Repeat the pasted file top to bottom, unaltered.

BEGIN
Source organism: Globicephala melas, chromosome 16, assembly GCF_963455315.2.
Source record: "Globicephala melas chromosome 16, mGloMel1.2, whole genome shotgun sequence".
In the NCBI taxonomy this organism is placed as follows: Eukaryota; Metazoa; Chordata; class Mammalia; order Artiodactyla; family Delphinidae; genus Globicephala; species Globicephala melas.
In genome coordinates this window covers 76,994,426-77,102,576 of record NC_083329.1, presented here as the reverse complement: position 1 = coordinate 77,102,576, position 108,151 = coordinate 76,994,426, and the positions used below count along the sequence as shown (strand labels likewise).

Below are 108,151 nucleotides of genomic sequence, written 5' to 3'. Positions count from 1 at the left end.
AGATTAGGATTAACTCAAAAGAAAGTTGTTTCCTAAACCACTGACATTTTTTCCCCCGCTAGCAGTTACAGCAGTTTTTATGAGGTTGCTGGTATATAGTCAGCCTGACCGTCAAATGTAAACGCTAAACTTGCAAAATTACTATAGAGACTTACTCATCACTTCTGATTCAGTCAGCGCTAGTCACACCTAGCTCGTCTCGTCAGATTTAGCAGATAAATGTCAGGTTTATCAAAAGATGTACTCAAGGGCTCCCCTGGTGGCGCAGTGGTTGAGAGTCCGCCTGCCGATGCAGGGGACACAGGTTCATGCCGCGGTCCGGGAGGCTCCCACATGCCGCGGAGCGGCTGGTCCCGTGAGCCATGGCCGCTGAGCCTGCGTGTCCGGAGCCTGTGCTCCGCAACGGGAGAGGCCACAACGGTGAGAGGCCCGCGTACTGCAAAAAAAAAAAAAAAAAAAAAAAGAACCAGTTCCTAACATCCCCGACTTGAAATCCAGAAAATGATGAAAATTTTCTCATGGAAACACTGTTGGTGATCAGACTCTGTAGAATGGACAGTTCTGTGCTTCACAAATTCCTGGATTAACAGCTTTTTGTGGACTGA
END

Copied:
Source organism: Globicephala melas, chromosome 16, assembly GCF_963455315.2.
Source record: "Globicephala melas chromosome 16, mGloMel1.2, whole genome shotgun sequence".
In the NCBI taxonomy this organism is placed as follows: Eukaryota; Metazoa; Chordata; class Mammalia; order Artiodactyla; family Delphinidae; genus Globicephala; species Globicephala melas.
In genome coordinates this window covers 76,994,426-77,102,576 of record NC_083329.1, presented here as the reverse complement: position 1 = coordinate 77,102,576, position 108,151 = coordinate 76,994,426, and the positions used below count along the sequence as shown (strand labels likewise).

Below are 108,151 nucleotides of genomic sequence, written 5' to 3'. Positions count from 1 at the left end.
AGATTAGGATTAACTCAAAAGAAAGTTGTTTCCTAAACCACTGACATTTTTTCCCCCGCTAGCAGTTACAGCAGTTTTTATGAGGTTGCTGGTATATAGTCAGCCTGACCGTCAAATGTAAACGCTAAACTTGCAAAATTACTATAGAGACTTACTCATCACTTCTGATTCAGTCAGCGCTAGTCACACCTAGCTCGTCTCGTCAGATTTAGCAGATAAATGTCAGGTTTATCAAAAGATGTACTCAAGGGCTCCCCTGGTGGCGCAGTGGTTGAGAGTCCGCCTGCCGATGCAGGGGACACAGGTTCATGCCGCGGTCCGGGAGGCTCCCACATGCCGCGGAGCGGCTGGTCCCGTGAGCCATGGCCGCTGAGCCTGCGTGTCCGGAGCCTGTGCTCCGCAACGGGAGAGGCCACAACGGTGAGAGGCCCGCGTACTGCAAAAAAAAAAAAAAAAAAAAAAAGAACCAGTTCCTAACATCCCCGACTTGAAATCCAGAAAATGATGAAAATTTTCTCATGGAAACACTGTTGGTGATCAGACTCTGTAGAATGGACAGTTCTGTGCTTCACAAATTCCTGGATTAACAGCTTTTTGTGGACTGA